I had a similar problem with our '89 300E, only it was intermitent. I busted my tail trying to figure it out for almost two years. Basically, it boiled down to two problems.
The alternator wasn't putting out enough voltage, and therefore there wasn't enough juice in the battery to keep the ABS going. The alternator problem was due to an oil leak on the front of the motor. It's called "oil soak", and the oil residue builds up on the armature of the alternator, preventing completion of the current ultimately to the battery. In addition to all of this, the voltage protector to the ABS's brain wasn't working consistently.
In the process of discovering all this, I found out something about the sensors everyone is talking about. They're basically nothing more than tiny electricity generators. They have an internal magnetic plunger that is spring loaded. Every time a tooth on the gear on the wheel passes the tip of the plunger, it causes the plunger to move within the housing. When the tooth passes, the spring pushes the plunger back. This back and forth motion causes electricity to be generated. This is what the ABS brain reads.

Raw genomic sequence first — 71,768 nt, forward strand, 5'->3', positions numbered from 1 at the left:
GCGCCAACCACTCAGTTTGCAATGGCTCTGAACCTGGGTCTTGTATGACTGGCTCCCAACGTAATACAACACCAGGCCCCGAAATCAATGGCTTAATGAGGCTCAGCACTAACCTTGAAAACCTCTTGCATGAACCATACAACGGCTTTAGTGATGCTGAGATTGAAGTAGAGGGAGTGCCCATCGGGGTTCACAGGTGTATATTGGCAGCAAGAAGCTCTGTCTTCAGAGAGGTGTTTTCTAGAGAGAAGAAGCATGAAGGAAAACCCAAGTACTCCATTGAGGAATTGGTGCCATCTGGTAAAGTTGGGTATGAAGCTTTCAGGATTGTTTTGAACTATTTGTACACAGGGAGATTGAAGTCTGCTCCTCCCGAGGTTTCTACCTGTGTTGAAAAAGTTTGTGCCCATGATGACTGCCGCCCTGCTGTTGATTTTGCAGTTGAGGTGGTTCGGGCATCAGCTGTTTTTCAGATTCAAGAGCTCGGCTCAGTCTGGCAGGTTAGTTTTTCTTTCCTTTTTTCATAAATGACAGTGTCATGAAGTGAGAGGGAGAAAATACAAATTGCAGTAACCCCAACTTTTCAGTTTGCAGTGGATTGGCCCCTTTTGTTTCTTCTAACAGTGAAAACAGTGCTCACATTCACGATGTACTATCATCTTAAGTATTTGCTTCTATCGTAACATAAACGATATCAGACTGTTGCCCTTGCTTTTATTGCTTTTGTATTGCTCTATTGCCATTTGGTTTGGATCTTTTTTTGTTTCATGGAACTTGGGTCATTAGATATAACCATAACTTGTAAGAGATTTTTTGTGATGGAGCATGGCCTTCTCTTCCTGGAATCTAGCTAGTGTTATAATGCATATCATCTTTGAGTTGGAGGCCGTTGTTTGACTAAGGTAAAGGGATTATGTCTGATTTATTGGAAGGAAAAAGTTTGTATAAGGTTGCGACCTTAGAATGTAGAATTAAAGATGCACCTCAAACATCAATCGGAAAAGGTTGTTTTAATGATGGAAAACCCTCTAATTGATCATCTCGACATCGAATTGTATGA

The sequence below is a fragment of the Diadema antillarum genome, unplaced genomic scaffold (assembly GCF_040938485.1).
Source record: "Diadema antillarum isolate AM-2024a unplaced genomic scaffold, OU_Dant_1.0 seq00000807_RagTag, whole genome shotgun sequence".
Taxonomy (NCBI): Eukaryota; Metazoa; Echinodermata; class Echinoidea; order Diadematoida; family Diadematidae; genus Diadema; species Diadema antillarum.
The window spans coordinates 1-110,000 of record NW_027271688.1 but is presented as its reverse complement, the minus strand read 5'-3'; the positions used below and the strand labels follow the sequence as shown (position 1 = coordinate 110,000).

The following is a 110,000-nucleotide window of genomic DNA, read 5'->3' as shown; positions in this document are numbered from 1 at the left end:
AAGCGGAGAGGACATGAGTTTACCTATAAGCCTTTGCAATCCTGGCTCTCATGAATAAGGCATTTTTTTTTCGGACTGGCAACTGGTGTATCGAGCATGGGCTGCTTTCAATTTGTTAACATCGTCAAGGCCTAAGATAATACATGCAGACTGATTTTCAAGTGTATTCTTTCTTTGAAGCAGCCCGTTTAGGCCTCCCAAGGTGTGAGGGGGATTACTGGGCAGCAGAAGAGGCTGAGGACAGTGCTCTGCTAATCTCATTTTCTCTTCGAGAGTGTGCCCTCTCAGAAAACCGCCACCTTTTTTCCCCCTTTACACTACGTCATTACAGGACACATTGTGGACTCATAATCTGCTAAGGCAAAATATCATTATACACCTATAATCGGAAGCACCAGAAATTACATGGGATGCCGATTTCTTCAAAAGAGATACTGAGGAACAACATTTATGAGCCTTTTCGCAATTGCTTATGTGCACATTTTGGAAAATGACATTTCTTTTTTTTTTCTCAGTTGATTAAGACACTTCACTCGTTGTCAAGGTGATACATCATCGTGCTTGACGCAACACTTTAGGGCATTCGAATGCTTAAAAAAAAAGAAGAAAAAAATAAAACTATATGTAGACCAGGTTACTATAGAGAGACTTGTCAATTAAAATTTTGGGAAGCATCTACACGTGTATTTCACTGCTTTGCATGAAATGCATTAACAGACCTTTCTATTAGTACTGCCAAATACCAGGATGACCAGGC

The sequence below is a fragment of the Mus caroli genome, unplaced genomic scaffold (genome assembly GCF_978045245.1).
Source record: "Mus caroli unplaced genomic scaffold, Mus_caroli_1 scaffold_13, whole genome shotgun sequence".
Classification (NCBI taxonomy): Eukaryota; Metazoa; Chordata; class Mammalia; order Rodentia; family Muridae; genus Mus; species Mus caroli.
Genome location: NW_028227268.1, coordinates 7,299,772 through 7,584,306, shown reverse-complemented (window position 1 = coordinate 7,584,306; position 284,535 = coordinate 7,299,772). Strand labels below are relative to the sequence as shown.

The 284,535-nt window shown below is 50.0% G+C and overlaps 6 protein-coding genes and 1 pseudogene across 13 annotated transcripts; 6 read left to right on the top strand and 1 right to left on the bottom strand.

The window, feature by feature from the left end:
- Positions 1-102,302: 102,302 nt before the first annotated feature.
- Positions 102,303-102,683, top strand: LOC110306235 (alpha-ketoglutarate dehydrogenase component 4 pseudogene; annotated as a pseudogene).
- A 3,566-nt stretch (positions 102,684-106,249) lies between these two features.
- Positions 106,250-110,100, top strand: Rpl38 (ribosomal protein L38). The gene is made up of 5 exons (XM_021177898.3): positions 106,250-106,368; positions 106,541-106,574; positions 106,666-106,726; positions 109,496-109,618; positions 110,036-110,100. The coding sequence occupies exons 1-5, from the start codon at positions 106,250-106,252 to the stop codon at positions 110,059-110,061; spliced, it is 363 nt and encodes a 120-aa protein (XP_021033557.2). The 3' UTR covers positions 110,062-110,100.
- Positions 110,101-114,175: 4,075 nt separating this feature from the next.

I removed my sensors from the car, and hooked up a multimeter to them. I then, in quick succession, moved a steel knive against the end of the sensor repeatedly, watching the multimeters readings. Of course they weren't consistent due to the crude method of my testing, but I did get spikes when voltage was being generated.
Never the less, I let an independent tech convince me that the sensors were bad. Stupid move on my part, as $400 later the problem still wasn't fixed.
So I finally took it to the delership and let them hook up their magic box to test everything. And they are the ones who told me about the voltage protector problem.
Now, since they fixed that and I took care of the alternator, I no longer have a problem.
The moral to this lengthy story, IMHO, is to pay the dealer their $90 for an hours worth of diagnostics time and then fix the problem yourself if you're so inclined.